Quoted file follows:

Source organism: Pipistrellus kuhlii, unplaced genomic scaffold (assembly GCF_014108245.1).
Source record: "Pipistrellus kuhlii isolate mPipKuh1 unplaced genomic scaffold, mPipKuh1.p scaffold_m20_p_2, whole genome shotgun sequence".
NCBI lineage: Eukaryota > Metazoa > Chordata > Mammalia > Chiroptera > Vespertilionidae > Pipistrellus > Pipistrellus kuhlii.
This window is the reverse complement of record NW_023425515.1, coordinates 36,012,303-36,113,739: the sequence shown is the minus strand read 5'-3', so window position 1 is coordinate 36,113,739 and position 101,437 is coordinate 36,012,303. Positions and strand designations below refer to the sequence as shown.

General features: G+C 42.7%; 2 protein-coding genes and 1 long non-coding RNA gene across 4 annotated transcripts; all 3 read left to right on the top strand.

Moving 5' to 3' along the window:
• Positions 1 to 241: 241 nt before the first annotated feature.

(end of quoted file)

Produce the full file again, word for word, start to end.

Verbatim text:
Source organism: Pipistrellus kuhlii, unplaced genomic scaffold (assembly GCF_014108245.1).
Source record: "Pipistrellus kuhlii isolate mPipKuh1 unplaced genomic scaffold, mPipKuh1.p scaffold_m20_p_2, whole genome shotgun sequence".
NCBI lineage: Eukaryota > Metazoa > Chordata > Mammalia > Chiroptera > Vespertilionidae > Pipistrellus > Pipistrellus kuhlii.
This window is the reverse complement of record NW_023425515.1, coordinates 36,012,303-36,113,739: the sequence shown is the minus strand read 5'-3', so window position 1 is coordinate 36,113,739 and position 101,437 is coordinate 36,012,303. Positions and strand designations below refer to the sequence as shown.

General features: G+C 42.7%; 2 protein-coding genes and 1 long non-coding RNA gene across 4 annotated transcripts; all 3 read left to right on the top strand.

Moving 5' to 3' along the window:
• Positions 1 to 241: 241 nt before the first annotated feature.